The commentators explain that Qorach’s sin was an infraction, for which there is no room for forgiveness. First, his declaration that Moshe had no right to lead a nation in which everybody was holy, contradicts the order of creation. The world was created upon the principle of a mashpia (giver), one who influences, who inspires others, and on a mekabel (receiver), one who is influenced, who accepts from him. This is the relationship of male and female, heaven and earth, rebbe and talmid, teacher and student. Just as there is nothing on this physical world that is not in some way connected to the spiritual world from which it receives its sustenance, so, too, is everything in this world sustained through the mashpia/mekabel process. Qorach wanted to exist beyond the parameters that HaShem set for this world. He wanted everyone to be equal. This indicated rebellion against HaShem’s course of directing the world.

 

The Jewish Encyclopedia, in the article “Sun“, tells us the following:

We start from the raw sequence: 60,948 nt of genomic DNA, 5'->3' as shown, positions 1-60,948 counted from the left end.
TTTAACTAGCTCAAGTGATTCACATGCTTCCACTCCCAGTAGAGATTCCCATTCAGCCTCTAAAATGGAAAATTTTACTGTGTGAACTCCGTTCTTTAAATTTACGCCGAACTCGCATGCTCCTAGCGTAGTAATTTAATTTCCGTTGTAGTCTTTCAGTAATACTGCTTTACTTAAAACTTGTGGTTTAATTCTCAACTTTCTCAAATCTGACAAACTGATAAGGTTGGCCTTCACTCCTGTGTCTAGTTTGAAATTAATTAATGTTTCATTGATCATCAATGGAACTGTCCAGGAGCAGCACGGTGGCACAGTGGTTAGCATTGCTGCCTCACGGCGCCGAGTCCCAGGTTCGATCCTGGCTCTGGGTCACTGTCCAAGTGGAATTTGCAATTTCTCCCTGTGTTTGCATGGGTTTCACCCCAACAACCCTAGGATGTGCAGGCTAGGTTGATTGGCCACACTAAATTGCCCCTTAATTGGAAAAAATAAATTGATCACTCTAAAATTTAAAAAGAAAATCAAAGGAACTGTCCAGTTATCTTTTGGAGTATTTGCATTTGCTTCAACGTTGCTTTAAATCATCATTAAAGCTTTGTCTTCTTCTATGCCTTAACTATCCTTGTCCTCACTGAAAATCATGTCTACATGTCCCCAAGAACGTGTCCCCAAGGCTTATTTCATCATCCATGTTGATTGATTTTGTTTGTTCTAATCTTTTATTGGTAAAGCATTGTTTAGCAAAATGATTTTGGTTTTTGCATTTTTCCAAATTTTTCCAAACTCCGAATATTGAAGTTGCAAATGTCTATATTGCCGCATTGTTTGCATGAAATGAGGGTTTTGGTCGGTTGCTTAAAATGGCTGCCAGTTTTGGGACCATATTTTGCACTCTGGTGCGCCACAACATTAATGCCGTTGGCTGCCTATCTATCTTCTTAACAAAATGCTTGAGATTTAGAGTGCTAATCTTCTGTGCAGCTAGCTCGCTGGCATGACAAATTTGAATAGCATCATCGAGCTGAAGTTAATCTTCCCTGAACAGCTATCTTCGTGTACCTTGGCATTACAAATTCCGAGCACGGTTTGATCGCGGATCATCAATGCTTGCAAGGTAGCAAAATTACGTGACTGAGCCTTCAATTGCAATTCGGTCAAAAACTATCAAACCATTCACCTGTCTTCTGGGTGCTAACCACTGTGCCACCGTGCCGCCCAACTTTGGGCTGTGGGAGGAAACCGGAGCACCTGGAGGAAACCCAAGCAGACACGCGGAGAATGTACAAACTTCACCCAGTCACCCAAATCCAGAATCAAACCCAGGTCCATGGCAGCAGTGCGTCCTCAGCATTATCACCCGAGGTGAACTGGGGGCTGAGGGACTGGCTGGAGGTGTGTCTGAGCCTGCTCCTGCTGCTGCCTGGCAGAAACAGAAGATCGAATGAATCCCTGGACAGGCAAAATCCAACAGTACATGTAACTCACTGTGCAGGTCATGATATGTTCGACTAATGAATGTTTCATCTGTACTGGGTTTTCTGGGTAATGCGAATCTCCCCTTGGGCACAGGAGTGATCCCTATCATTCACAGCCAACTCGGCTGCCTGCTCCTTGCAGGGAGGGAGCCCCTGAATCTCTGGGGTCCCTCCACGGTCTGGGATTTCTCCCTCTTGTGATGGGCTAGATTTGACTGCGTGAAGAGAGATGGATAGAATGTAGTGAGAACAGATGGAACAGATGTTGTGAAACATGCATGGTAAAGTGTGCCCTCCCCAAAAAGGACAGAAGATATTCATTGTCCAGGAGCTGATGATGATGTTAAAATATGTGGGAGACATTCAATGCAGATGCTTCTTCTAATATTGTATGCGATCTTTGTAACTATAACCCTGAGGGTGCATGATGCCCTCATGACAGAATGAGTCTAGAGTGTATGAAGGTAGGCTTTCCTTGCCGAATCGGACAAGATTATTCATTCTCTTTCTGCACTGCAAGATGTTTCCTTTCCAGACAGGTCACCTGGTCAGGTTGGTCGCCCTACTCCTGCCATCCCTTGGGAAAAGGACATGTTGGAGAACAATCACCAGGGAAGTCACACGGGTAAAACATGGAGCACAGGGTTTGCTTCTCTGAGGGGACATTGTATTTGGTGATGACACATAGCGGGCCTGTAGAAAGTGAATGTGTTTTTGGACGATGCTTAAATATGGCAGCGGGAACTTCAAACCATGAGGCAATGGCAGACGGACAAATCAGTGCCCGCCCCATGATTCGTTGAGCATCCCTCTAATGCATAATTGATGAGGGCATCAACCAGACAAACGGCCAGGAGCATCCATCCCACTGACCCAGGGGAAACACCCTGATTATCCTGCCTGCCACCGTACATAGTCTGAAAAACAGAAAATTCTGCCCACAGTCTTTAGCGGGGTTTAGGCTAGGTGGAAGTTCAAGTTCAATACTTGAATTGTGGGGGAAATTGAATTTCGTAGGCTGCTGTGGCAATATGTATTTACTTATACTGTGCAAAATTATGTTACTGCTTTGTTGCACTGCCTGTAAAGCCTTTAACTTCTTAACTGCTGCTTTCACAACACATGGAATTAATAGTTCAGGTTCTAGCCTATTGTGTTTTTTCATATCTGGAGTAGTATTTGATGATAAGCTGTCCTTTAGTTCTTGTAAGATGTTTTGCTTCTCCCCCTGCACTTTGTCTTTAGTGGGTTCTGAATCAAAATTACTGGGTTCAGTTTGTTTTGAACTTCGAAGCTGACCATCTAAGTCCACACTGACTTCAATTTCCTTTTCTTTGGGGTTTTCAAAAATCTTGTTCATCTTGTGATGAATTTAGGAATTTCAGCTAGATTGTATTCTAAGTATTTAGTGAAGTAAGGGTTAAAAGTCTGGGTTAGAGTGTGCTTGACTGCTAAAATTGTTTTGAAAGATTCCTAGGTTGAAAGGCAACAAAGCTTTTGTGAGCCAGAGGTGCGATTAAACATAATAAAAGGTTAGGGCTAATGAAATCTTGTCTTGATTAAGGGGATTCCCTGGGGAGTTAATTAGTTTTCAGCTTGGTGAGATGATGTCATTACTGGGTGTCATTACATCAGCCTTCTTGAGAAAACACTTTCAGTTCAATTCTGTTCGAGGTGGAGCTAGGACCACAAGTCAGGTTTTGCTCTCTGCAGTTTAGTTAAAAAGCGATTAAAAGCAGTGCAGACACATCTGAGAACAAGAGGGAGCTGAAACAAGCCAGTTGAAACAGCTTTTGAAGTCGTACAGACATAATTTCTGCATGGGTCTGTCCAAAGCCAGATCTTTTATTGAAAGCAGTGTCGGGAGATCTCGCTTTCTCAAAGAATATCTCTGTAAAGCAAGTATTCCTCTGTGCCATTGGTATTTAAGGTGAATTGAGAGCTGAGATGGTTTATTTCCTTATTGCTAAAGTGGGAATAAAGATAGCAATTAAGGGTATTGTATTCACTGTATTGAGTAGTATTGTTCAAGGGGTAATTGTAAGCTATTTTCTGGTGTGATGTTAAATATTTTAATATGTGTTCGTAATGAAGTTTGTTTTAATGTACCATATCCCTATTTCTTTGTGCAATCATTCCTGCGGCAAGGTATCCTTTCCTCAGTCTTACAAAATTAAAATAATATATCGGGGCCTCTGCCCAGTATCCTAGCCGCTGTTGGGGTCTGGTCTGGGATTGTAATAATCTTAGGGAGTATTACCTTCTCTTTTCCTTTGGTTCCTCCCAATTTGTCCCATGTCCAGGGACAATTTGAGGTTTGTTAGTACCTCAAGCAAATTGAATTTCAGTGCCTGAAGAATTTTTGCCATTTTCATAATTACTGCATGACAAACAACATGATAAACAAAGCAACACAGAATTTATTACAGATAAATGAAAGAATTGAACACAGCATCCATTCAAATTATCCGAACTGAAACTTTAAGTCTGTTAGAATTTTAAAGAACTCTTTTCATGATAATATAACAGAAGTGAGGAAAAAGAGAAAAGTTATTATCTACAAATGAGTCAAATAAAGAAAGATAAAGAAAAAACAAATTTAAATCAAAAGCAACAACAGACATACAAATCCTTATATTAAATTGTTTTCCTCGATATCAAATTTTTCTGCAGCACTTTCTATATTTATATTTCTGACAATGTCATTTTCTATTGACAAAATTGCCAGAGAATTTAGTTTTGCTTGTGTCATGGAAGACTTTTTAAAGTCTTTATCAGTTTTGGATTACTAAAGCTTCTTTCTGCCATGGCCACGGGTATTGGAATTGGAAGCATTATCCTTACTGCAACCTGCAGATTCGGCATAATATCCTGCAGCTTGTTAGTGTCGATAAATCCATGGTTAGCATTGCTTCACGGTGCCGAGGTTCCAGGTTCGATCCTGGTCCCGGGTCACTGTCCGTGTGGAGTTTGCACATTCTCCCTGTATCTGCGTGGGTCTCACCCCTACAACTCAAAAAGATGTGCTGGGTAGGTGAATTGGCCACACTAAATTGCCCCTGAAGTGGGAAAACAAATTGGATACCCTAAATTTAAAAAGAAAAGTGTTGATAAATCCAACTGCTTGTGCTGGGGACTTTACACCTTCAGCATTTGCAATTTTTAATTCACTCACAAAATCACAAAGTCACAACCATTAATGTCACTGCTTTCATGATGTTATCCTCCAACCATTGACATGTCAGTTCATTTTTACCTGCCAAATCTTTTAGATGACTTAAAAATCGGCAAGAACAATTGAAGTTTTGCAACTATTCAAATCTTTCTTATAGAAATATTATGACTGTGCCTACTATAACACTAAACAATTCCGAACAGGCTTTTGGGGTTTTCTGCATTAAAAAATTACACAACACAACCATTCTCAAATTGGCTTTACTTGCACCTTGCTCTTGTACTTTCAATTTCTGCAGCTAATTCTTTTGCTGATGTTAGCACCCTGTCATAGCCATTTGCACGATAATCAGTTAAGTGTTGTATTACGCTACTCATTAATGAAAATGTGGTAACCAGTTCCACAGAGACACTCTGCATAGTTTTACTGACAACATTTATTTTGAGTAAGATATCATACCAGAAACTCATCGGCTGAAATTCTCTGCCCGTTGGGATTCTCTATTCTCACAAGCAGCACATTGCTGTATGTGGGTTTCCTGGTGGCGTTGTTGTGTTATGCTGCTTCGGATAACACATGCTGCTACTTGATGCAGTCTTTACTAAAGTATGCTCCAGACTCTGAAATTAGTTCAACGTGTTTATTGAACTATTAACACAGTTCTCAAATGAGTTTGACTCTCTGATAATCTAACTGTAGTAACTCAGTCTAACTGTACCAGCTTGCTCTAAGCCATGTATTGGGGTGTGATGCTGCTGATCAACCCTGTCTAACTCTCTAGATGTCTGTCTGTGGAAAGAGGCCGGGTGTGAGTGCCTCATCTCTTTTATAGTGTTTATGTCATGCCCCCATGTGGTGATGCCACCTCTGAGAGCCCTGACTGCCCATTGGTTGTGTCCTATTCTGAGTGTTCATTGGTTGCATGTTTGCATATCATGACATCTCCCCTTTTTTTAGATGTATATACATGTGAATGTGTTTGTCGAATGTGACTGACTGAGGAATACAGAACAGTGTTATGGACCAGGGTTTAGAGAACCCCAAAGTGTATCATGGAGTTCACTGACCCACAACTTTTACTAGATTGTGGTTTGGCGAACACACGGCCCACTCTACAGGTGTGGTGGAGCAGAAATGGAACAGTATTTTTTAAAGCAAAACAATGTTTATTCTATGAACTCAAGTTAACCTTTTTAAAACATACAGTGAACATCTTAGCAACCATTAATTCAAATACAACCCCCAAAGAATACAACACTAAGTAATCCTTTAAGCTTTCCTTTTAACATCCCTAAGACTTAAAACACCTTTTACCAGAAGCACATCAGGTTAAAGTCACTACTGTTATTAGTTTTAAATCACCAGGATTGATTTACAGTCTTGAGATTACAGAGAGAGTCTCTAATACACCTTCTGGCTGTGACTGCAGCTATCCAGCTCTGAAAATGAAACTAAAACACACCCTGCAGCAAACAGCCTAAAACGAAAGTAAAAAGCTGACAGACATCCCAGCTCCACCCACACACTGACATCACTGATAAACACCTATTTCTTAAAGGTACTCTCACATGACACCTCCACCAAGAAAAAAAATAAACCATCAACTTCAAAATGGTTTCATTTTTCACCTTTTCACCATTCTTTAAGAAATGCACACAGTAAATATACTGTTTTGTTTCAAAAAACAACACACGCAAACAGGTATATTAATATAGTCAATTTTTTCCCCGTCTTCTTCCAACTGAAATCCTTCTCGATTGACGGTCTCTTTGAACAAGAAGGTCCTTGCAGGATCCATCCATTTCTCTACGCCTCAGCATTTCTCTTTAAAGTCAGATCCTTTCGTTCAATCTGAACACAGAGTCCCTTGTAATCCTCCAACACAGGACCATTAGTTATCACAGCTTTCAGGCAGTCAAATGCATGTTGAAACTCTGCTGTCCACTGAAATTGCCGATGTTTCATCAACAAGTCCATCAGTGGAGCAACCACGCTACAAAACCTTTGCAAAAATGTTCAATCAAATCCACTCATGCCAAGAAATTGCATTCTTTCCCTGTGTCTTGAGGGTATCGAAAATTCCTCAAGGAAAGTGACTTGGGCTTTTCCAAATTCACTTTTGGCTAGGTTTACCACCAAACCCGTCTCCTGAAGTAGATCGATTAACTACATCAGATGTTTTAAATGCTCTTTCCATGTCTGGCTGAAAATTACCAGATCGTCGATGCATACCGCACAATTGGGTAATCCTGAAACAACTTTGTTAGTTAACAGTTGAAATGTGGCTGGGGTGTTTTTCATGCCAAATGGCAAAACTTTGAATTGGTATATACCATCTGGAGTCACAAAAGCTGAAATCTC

The sun and the moon are employed as symbols in the Kabbala. Generally, the sun is masculine and represents the principal or independent—technically it is the “giver” (“mashpia’”); Abraham is the sun; so is Samuel, because he was independent, accepting no gift or fee from any one.[4] The moon is feminine, and represents the secondary or dependent—technically the “receiver” (“mekabbel”). Thus the sun means the father; the moon, the mother. Moses and Aaron; the rich man and the poor man; the Torah and the Talmud; Rabbi and Rabina (or R. Ashi), are respectively the sun and the moon (Heilprin, “‘Erke ha-Kinnuyim,” s.v. ). Samson’s name denotes “sun,” as he, likewise, was independent. The initial letters of the names Samuel, Moses, and Samson spell “shemesh” (= “sun”). The Messiah is the sun: “And his throne as the sun before me”.[5]